6. Fun. Enjoy reuniting and reminiscing with friends and participate in games to make new ones.
  7. Sigma Theta Tau International. Come early to the Provo Night of Nursing and celebrate the 30 years of Iota Iota, BYU’s chapter of Sigma Theta Tau International.
  8. BYU unity. Join simultaneously with BYU students, alumni and friends in over 40 locations across the United States on March 1 for Night of Nursing.Reasons to Attend

Biceps After Babies: How to Have Four Kids and a 300 lb Dead Lift

By Jonathan Schroeder

Superman can fly. Spiderman has spidey sense. Amber Brueseke (BS ’07) has four kids and can deadlift more than twice her body weight.

Brueseke will tell you that she doesn’t consider herself to be a superhero or “Wonder Woman;” but for more than 32,000 people who follow her on Instagram, she might as well be.

She is the brains (and brawn) behind “Biceps after Babies,” a personal training regimen designed to help moms (and dads) reach their fitness goals while balancing the adventures of family life. On any given week, Brueseke helps around 70 people with anything from nutrition coaching to workout tips, all while embracing her already busy role as a wife and mother. But Brueseke says that, for her, fitness and motherhood have never really dwelt in separate realms.

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“When I grew up, my mom was an old-school aerobics instructor,” Brueseke recalls. “I remember going to the gym very young while she would teach classes. You had to be fourteen to go the weight-room at the YMCA where she taught. So when we turned fourteen, my mom took us into the weight-room. She showed us the equipment and the weights and that’s when we started learning how to lift.”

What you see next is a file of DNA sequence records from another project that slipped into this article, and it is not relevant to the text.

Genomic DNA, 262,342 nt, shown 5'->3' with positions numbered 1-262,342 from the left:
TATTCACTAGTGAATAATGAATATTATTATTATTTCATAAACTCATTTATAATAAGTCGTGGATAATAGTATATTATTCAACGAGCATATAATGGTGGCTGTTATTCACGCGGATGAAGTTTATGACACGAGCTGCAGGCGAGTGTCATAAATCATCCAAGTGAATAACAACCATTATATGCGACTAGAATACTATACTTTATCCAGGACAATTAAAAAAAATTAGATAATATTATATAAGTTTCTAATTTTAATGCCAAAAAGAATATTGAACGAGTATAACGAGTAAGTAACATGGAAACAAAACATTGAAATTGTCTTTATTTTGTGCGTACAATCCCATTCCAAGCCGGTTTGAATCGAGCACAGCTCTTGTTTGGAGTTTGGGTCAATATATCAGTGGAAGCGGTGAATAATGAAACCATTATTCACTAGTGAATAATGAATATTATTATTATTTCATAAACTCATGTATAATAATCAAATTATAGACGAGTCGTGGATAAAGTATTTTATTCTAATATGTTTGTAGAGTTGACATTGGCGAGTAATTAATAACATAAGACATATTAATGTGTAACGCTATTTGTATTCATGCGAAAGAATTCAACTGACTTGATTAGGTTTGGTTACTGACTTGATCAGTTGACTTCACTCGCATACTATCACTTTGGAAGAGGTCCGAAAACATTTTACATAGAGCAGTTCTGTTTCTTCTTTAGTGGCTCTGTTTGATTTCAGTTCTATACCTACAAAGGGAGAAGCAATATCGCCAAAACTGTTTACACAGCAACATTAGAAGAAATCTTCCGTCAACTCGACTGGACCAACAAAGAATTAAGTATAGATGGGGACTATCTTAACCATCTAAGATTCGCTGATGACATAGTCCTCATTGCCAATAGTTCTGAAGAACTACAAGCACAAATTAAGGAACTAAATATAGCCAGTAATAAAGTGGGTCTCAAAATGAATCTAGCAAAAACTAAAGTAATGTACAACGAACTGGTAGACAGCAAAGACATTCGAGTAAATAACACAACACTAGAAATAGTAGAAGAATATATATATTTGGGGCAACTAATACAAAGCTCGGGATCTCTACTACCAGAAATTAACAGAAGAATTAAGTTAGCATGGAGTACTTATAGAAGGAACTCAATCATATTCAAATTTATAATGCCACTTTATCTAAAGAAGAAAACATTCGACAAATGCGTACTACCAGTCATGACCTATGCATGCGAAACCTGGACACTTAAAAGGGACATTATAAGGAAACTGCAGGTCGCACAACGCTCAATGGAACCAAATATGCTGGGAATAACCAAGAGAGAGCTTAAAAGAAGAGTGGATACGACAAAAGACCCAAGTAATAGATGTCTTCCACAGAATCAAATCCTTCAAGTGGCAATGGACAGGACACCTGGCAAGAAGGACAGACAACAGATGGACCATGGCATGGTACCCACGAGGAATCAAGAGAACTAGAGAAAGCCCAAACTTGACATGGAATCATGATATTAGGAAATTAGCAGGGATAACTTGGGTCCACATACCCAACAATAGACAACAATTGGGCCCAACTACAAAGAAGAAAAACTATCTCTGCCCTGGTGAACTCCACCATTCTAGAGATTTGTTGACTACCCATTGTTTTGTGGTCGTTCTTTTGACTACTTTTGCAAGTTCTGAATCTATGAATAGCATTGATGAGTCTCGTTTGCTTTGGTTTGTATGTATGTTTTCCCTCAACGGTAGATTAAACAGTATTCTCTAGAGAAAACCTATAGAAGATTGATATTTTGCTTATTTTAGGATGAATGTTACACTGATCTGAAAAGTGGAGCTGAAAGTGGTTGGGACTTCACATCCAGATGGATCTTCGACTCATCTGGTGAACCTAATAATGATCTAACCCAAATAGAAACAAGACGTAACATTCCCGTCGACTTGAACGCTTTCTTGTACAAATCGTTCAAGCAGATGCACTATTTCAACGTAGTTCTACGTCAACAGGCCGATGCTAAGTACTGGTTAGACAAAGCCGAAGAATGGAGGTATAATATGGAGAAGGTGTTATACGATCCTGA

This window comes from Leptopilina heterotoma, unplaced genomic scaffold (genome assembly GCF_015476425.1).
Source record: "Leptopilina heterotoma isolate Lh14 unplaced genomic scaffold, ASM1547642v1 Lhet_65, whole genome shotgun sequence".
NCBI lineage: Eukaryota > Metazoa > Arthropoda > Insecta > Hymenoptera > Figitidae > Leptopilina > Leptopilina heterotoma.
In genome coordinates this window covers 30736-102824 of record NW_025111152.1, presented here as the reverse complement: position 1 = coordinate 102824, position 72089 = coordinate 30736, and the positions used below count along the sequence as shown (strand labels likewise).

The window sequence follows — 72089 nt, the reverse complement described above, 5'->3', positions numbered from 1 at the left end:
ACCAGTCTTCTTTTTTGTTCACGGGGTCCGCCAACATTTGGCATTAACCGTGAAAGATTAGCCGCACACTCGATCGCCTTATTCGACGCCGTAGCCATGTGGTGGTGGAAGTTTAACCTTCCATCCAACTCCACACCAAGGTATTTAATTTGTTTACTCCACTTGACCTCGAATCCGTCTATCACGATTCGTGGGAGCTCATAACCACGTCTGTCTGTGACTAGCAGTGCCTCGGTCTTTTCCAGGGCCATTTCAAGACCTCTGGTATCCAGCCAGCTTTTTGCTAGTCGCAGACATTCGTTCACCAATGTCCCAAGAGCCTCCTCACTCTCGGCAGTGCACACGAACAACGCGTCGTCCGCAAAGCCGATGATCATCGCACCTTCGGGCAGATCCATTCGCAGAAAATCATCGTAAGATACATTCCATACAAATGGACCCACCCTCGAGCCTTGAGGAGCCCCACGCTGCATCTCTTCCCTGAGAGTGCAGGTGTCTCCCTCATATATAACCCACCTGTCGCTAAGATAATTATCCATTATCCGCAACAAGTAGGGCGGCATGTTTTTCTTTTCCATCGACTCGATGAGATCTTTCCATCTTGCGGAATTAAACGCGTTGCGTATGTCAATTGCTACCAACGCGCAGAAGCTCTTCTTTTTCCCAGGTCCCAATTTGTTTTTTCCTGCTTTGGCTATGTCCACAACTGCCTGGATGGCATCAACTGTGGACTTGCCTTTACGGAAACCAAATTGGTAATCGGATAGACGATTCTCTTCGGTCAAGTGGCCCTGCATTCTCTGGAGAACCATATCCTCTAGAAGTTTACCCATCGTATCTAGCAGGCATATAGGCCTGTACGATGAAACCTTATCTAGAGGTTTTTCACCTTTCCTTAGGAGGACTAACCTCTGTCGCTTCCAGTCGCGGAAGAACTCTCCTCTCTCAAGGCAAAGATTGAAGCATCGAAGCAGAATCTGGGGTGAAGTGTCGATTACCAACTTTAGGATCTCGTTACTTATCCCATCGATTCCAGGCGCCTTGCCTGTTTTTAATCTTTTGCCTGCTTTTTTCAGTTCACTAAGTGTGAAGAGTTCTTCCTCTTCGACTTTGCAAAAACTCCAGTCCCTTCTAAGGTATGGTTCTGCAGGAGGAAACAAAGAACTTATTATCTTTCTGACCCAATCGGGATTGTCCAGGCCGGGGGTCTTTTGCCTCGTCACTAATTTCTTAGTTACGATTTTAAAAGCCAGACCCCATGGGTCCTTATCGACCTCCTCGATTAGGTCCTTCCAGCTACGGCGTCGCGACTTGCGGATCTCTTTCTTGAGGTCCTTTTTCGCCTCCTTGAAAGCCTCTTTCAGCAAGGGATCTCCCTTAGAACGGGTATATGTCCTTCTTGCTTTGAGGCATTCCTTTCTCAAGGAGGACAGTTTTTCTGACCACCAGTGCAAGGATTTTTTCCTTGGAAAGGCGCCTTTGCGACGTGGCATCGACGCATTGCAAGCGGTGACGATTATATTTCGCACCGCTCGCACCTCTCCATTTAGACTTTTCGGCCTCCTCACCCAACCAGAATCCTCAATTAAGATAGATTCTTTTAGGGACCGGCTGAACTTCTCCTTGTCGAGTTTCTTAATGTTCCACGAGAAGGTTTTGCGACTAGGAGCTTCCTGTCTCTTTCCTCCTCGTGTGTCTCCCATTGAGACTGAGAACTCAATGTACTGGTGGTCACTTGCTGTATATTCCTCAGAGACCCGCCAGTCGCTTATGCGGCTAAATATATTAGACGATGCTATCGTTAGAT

Mom by Day, Nurse by Night

Despite her early introduction to fitness training, Brueseke came to BYU as a biochemistry major. After a semester of heavy chemistry classes, Brueseke decided to change her major to pre-med. She took a previews to medicine class, where she met her husband, Taylor. After several months, Brueseke decided to apply to the College of Nursing.

“I loved the nursing program,” she explains. “It gave me the chance to help people, to work with medicine — and it gave me the flexibility I wanted to be a mom.”

After graduating from the nursing program in 2007, Brueseke began working on a neuro-surgical intermediate care unit while her husband went to med school at Penn State. Brueseke would take care of the kids during the day while her husband studied and he would take over while she worked the evening shift.

21587390_336660093460219_726102578827951595_oHowever, that all changed when the Brueseke family moved to California so her husband could start working on his residency.

“When you go to residency, you don’t get home at 5pm every night” Brueseke adds. “Often my husband would work 80 hour weeks. We couldn’t switch off like we had done before. That was when I decided I needed to do something else. So I switched my focus back to fitness.”

Brueseke had already been attending fitness classes, thanks to a friend who invited her to take classes with her at a local gym. Upon moving to California, Brueseke began teaching Group X and Zumba classes. Within a few years, she also added Body Pump, Body Combat, and CX Works classes to her teaching repertoire.

How a Quest for Killer Abs Lead to a Killer Following

After five years of teaching fitness classes, Brueseke came to a realization; she wanted abs.

“I’d had four kids, I’d been a fitness instructor for five years, but during all this time, I’d never gotten to the point where I’d had visible abs!”

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So Brueseke set out on her goal to becoming a six-pack-ab Momma. To help encourage her, she created an Instagram page “biceps.after.babies” to share her progress with her friends.  Brueseke’s posts really resonated with young moms in the fitness community. In less than two years, her page gained more than 32,000 followers.

“People started approaching me saying ‘Hey I’ve seen what you’re doing; can you coach me?’,” Brueseke remembers. “So I started coaching a couple of friends, who then told their friends, and it kind of snowballed from there as people got results.”

But if you’re hoping to discover some magical secret behind Brueseke’s impressive social media success, you might be disappointed.

“I honestly didn’t do anything crazy,” Brueseke shares. “I was myself and I posted the things that I was thinking, feeling, and doing. I think the biggest thing that I hear people say to me is that I’m relatable; like I’m them. I understand what it’s like to be a mom, I understand what’s required of being a mom and trying to balance that with your fitness goals and your family.”20861827_325580674568161_7211867878468796139_oBrueseke says that also tries to go out of her way to post things on her page that go beyond just the weight room.